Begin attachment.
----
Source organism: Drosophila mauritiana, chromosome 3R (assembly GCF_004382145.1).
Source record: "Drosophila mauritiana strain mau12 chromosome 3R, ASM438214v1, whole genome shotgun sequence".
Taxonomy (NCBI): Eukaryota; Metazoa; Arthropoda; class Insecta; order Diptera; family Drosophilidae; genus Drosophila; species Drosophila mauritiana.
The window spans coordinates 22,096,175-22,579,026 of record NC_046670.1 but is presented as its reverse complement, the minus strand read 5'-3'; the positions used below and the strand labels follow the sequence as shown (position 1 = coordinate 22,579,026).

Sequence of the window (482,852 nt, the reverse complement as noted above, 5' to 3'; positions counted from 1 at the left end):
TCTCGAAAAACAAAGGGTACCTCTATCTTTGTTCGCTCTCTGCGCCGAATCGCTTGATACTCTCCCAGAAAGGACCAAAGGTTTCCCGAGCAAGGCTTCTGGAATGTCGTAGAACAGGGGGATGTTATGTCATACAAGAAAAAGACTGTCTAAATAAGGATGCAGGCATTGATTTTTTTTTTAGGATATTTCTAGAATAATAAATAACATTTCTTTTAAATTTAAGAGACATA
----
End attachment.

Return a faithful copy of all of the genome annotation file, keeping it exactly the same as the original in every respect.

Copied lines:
Source organism: Drosophila mauritiana, chromosome 3R (assembly GCF_004382145.1).
Source record: "Drosophila mauritiana strain mau12 chromosome 3R, ASM438214v1, whole genome shotgun sequence".
Taxonomy (NCBI): Eukaryota; Metazoa; Arthropoda; class Insecta; order Diptera; family Drosophilidae; genus Drosophila; species Drosophila mauritiana.
The window spans coordinates 22,096,175-22,579,026 of record NC_046670.1 but is presented as its reverse complement, the minus strand read 5'-3'; the positions used below and the strand labels follow the sequence as shown (position 1 = coordinate 22,579,026).

Sequence of the window (482,852 nt, the reverse complement as noted above, 5' to 3'; positions counted from 1 at the left end):
TCTCGAAAAACAAAGGGTACCTCTATCTTTGTTCGCTCTCTGCGCCGAATCGCTTGATACTCTCCCAGAAAGGACCAAAGGTTTCCCGAGCAAGGCTTCTGGAATGTCGTAGAACAGGGGGATGTTATGTCATACAAGAAAAAGACTGTCTAAATAAGGATGCAGGCATTGATTTTTTTTTTAGGATATTTCTAGAATAATAAATAACATTTCTTTTAAATTTAAGAGACATA